Here, we start looping over all the words that the regular expression created. We escape the word, and enter only the index section of this function if there is no underscore present in the word, and when it is smaller than 24 characters.

 $result = @$db->query(     "INSERT INTO dictionary(word) ".     "VALUES('$safe_word');"); if ($result != SQLITE_OK) {     /* already exists, need to fetch the      * ID then */     $word_id = $db->singleQuery(         "SELECT id FROM dictionary ".         "WHERE word = '$safe_word'"); } else {     $word_id = $db->lastInsertRowID(); } 

Here, we insert our word into the dictionary table, relying on the unique key of the word to prevent duplicate entries. In case the word already exists in the dictionary, the query will fail and we run a SELECT query to obtain the ID of the word with the singleQuery() method; otherwise, we request the ID with which the new word was inserted into the database. The singleQuery() method runs the query, and returns the first column of the first record returned by the query.

             $db->query(                 "INSERT INTO ".                 "lookup(document_id, word_id, position) ".                 "VALUES($id, $word_id, {$word[1]})");         }     } } 

When we know the ID of the word, we insert it with the document_id and the position into the lookup table (see Table 6.9).

Table 6.9. sqlite_last_insert_row_id and sqlite_single_query

Function Name


 sqlite_last_insert_row_id(...) $sqlite->lastInsertRowId() 

Returns the ID of the last inserted data in an auto increment column.

The procedural version requires the database handler as its only parameter.

 sqlite_single_query(...) $sqlite->singleQuery(...) 

Executes a query and returns the first column of the first record. Parameters:

  • The database handle (function only)

  • The query to execute (string) Other Querying Functions

The singleQuery() method is one of many specialized functions for data retrieval. They are added for performance reasons, and there are a few more than we've already seen (see Table 6.10).

Table 6.10. Query Functions and Methods

Function Name



 sqlite_query() $sqlite->query() 


Executes a simple query.

 sqlite_unbuffered_query() $sqlite->unbufferedQuery() 


Executes a query, but does not buffer the result in the client.

 $sqlite->queryExec() sqlite_exec()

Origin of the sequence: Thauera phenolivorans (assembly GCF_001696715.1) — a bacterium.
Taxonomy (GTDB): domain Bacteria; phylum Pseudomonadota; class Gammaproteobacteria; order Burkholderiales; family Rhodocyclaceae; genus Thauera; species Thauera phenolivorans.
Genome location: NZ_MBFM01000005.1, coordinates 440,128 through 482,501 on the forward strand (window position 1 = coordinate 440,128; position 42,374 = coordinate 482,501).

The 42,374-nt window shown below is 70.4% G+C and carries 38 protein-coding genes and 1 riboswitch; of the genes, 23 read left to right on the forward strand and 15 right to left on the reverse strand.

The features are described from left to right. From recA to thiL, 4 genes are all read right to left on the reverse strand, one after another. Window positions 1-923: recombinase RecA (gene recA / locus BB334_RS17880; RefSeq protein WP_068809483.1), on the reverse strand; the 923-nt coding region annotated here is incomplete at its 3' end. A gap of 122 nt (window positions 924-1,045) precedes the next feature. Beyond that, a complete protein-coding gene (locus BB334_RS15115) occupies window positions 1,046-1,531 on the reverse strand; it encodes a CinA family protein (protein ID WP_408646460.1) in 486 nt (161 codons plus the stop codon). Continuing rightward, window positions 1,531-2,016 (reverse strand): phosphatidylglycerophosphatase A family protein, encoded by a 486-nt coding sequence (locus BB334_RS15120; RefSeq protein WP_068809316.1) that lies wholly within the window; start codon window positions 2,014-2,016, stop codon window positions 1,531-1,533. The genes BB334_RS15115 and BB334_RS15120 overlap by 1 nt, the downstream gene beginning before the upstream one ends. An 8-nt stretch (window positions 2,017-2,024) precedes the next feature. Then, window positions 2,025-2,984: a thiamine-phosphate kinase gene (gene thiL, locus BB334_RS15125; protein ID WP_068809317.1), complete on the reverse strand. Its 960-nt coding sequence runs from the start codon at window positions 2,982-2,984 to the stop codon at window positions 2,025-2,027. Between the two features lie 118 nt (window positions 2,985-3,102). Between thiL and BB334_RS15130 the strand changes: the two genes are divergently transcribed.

Executes a chained query (multiple queries separated by a ;) without result.

 $sqlite->arrayQuery() sqlite_array_query() 


Execute a query and returns an array with all rows and columns in a two-dimensional array.

 $sqlite->singleQuery() sqlite_single_query() 


Executes a query and returns the first column of the first returned record. Fetching Data

For the two functions that return handles to the resource, there is a complementary group of functions to actually fetch the data (see Table 6.11).

Table 6.11. Fetching Functions and Methods

Function Name


 sqlite_fetch_array() $sqlite->fetch() 

Returns the next row as an array. Parameters:

  • Result resource (function only)


 sqlite_fetch_object() $sqlite->fetchObject() 

Returns the next row as an object with a chosen class. Parameters:

  • Result resource (function only)

  • Class name (string)

  • Parameters to the constructor (array)

 sqlite_fetch_single() sqlite_fetch_string() $sqlite->fetchSingle() 

Returns the first column of the next row. Its parameter is the result resource (functions only).

 $sqlite->fetchAll() sqlite_fetch_all() 

Returns the whole result set as a two-dimensional array. Parameters:

  • Result resource (functions only)


The mode parameter determines how a result will be returned. When the SQLITE_ASSOC mode is used, the returned array will have the fields indexed by field name. When the SQLITE_NUM is used, the fields will be indexed by a field number only. When SQLITE_BOTH is used, there will be a numerical index and a field name index for each field in the returned array.

One of the more interesting fetch functions is $sqlite->fetchObject(), and thus, we present a small example here (which has nothing to do with our email indexing scripts):

 <?php $db = new SQLiteDatabase("./crm.db", 0666, &$error)     or die("Failed: $error"); class Article {     private $id;     private $title;     public $intro;     private $body;     private $fromDb;     function save($db)     {         $intro = sqlite_escape_string($this->intro);         $db->query(             "UPDATE document SET intro = '$intro' ".             "WHERE id = {$this->id}");     } }